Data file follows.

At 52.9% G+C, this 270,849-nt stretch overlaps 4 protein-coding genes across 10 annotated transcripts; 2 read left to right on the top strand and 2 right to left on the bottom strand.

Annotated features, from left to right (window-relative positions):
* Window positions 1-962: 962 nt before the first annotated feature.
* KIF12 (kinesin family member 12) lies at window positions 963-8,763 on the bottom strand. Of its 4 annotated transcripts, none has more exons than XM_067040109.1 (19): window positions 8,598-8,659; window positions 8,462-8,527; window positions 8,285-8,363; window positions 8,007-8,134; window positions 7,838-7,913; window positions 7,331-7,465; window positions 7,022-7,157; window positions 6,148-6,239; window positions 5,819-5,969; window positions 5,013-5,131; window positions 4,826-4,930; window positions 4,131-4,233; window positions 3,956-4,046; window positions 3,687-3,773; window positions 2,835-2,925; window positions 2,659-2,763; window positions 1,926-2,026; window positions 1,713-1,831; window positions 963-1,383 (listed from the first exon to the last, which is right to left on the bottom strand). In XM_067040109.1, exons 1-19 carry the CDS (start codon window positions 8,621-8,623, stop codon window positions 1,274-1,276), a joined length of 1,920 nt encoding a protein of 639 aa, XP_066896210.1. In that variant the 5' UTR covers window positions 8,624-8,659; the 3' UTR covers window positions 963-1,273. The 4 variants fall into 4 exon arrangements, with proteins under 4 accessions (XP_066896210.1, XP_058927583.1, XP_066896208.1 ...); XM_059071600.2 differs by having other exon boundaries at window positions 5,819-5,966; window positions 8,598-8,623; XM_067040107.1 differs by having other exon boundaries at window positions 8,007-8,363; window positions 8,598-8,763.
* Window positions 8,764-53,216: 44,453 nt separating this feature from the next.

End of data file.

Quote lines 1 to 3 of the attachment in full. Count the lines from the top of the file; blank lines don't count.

At 52.9% G+C, this 270,849-nt stretch overlaps 4 protein-coding genes across 10 annotated transcripts; 2 read left to right on the top strand and 2 right to left on the bottom strand.

Annotated features, from left to right (window-relative positions):
* Window positions 1-962: 962 nt before the first annotated feature.